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Fig. 2 | Journal of Translational Medicine

Fig. 2

From: Chronic obstructive pulmonary disease does not impair responses to resistance training

Fig. 2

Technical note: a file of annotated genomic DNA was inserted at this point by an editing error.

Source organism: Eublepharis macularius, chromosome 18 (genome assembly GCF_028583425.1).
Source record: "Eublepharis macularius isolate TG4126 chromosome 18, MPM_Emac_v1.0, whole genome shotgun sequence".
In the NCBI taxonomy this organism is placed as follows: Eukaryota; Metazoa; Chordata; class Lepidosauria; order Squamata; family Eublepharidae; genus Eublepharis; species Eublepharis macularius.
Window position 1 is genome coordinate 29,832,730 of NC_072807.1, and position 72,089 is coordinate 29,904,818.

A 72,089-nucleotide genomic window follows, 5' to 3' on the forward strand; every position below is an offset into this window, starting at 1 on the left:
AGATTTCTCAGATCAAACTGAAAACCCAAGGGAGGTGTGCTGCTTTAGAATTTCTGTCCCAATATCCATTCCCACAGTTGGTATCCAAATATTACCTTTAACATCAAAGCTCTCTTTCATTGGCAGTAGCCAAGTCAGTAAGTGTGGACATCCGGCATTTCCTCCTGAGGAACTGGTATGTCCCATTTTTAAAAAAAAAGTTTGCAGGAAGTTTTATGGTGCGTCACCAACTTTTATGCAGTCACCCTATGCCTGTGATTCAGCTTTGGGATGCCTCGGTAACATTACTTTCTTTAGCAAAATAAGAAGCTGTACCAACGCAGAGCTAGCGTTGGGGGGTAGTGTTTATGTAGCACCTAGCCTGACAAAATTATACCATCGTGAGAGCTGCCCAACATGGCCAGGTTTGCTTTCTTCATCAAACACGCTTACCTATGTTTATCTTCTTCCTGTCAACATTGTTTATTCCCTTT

Schematic overview of the study protocol, including its time line (A; indicates the defined baseline measurement for the specific outcome measure), training volumes during the resistance training (RT) intervention (B), perceived exertion (Borg RPE, 6–20) reported after training sessions (C), and relative training loads (% of 1RM) during the training period (D). Training volume is presented as average increases in per-session for lower-body appendices from the first week of training (kg . repetitions; high-load (10RM) and low-load (30RM) leg press and knee extension combined). Training loads in numeric values (kg) during the resistance training intervention are provided in Additional file 1: Fig. S1. COPD, participants diagnosed with chronic obstructive pulmonary disease; Healthy, healthy control participants; *statistical different from 1th training week; #statistical difference between COPD and Healthy. Data are presented as means with 95% confidence limits. Methodological notes on retrieval of outcome measures: i) Lung function. Spirometry testing was performed following the guidelines from the American Thoracic Society and the European Respiratory Society [72]. Participants with COPD were tested before and after inhalation of two bronchodilators (salbutamol/ipratropiumbromid). ii) Muscle strength and performance (STR and Musc. perf). Muscle strength was assessed as one-repetition maximum (1RM) in unilateral knee extension and leg press, bilateral chest press, and handgrip. Muscle performance was defined as the number of repetitions achieved at 50% of pre-study 1RM and was assessed using unilateral knee extension and bilateral chest press. Isokinetic unilateral knee-extension torque was tested at three angular speeds (60°, 120° and 240°. sec−1; Humac Norm, CSMi, Stoughton, MA, USA). iii) One-legged cycling and bicycling performance (1-LC and VO2max). Participants conducted one-legged cycling tests (Excalibur Sport, Lode BV, Groningen, the Netherlands) to assess O2-costs and mechanical efficiency [73] during submaximal cycling, and maximal one-legged oxygen consumption (V̇O2max) and maximal workload. Maximal two-legged cycling V̇O2max and workload were tested on a separate day. Oxygen consumption was measured using the JAEGER Oxycon Pro™ system (Carefusion GmbH, Höchberg, Germany). iv) Functional performance (Func.). Functional tests were conducted as the maximal number of sit-to-stands during one minute (seat height: 45 cm) and as the number of steps onto a 20 cm step box during 6 min. v) Health-related quality of life (SF-36 and CAT). All participants completed the Short Form (36-item) Health Survey (SF-36). COPD participants also completed the COPD Assessment Test (CAT) questionnaire. vi) Muscle thickness and body mass composition (US/DXA). Muscle thickness of m. vastus lateralis and m. rectus femoris were measured using B-mode ultrasonography (SmartUs EXT-1 M, Telemed, Vilnius, Lithuania). Body mass composition was measured using dual-energy X-ray absorptiometry (DXA; Lunar Prodigy, GE Healthcare, Madison, WI, USA). At pre study, all participants completed a questionnaire regarding regular weekly activity habits. The results (time spent for different activities) were translated into energy expenditure (kcals.week−1) during activities using number of metabolic equivalents provided in Jetté et al. [74]. During week 11, all participants conducted a dietary registration, in which they logged their dietary intake for three days, including one weekend day

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